Ross is not overawed

Benita Johnson (AUS)
(Getty Images)

With Australian recordholder Patrick Johnson out with a cold, it falls to three-time national title winner Ross to uphold Australia’s hopes tonight and he refuses to be overawed by the prospect of racing the world’s fastest man.

“He is the world’s fastest man and could surprise us all or there could be an upset. You have to wait and see what happens,” said Ross, a semi-finalist at the Helsinki World Championships last summer.

"I don’t care if you’re the world’s fastest man or the slowest man in the world, I’m going to race it the way I always do and just worry about myself and do what I always do.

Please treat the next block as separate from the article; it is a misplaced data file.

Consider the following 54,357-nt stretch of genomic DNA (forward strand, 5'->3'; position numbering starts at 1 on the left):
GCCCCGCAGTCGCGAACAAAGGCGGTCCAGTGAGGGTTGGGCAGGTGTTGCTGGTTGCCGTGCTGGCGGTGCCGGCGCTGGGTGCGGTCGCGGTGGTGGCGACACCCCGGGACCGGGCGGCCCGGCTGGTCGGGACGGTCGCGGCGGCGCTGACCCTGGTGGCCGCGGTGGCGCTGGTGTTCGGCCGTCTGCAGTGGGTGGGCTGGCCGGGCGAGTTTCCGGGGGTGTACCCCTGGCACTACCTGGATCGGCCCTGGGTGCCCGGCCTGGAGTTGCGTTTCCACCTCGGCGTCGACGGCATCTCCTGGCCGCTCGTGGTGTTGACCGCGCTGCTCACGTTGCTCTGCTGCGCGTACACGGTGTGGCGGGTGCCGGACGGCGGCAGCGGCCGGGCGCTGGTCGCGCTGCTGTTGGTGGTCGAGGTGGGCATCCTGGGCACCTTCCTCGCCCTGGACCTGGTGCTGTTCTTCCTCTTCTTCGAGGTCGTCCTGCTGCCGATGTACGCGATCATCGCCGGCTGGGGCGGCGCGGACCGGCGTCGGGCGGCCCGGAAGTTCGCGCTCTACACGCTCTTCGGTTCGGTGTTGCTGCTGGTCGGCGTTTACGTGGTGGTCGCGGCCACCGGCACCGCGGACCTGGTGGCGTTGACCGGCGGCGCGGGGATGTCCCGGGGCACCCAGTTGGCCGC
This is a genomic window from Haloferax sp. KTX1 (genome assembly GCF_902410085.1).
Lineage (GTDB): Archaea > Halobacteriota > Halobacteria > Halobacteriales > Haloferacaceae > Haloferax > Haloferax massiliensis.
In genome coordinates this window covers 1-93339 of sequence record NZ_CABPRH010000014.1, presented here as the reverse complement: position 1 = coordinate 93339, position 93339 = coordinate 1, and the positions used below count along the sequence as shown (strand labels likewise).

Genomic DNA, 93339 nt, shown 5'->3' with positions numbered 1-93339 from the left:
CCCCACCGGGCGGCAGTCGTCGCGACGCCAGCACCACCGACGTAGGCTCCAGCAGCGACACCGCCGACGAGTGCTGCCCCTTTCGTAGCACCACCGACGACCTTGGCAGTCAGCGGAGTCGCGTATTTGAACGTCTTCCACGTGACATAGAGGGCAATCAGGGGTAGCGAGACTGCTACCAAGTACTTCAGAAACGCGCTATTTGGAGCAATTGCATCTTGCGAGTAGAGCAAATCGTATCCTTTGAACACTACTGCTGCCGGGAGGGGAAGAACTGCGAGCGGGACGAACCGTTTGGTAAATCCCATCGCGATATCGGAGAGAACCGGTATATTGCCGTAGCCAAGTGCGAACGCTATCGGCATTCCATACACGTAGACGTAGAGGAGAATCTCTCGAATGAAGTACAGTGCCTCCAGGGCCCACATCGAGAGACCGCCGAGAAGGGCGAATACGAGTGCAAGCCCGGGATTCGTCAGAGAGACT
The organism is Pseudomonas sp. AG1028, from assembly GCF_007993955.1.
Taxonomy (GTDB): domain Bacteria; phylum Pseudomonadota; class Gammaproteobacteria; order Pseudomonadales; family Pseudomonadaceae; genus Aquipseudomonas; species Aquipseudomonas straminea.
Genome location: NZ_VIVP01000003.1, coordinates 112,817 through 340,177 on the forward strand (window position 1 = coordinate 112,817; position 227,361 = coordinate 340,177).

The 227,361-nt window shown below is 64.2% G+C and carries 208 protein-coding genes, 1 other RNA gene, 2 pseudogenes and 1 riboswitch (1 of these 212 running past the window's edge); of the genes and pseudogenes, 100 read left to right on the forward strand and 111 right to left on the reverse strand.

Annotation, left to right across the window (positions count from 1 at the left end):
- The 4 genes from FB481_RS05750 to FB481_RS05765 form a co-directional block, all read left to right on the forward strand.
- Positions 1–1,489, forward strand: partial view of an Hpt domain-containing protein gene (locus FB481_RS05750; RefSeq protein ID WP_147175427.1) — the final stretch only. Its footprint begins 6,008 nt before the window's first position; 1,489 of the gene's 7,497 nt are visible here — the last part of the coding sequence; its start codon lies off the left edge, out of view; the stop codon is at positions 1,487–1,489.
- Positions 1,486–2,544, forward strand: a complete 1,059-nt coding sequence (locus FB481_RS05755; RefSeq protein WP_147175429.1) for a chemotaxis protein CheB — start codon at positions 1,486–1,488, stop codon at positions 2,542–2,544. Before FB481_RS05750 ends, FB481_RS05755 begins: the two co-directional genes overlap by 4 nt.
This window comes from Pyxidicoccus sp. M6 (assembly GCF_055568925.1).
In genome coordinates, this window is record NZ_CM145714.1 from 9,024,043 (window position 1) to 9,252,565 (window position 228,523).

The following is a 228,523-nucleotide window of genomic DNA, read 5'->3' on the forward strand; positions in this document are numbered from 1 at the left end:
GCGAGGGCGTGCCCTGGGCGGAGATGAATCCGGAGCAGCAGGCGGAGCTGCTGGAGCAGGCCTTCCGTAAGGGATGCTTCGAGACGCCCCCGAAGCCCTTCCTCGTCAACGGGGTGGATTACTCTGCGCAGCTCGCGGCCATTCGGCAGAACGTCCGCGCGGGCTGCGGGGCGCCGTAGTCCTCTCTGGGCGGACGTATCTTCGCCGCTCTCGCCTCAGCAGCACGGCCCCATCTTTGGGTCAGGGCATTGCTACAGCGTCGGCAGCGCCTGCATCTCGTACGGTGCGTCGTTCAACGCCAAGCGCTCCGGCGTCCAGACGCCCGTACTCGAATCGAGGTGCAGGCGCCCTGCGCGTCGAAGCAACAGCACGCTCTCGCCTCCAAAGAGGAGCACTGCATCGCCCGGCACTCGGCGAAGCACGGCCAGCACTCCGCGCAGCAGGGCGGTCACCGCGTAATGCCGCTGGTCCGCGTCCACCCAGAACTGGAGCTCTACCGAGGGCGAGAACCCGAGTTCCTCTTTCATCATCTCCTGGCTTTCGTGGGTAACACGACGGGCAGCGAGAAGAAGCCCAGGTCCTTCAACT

Jana Pittman wins her 400m heat at the 2006 Australian Champs
(Getty Images)

"I feel this is where I belong. Even at Athens (for the 2004 Olympic Games) looking around the crowd I felt a sense of belonging, like this is what I was born to do.

“I have not put together a good 100 all season, been missing the start and playing catch up. It’s been unlucky with the conditions. But I really know what kind of shape I’m in and if the conditions are right I know what I can come up with.”

Powell’s most recent race was as anchor of his club team 4x100m relay in Jamaica (25 Feb), coaching analysis of his split of 9.1sec taken despite a stuttering start suggesting he is capable of running 9.9sec right now.

Conditions for Melbourne this evening are 26C with little wind, although the direction at Olympic Park has not been predicted.

Mottram targets national record

If conditions are still, that will please the distance runners with Craig Mottram set to attempt to break Simon Doyle’s national record over 2000m.

Doyle, one of the fastest milers in the world in the early 1990s, set the 2000m mark at 5:00.84 in Sydney in 1994.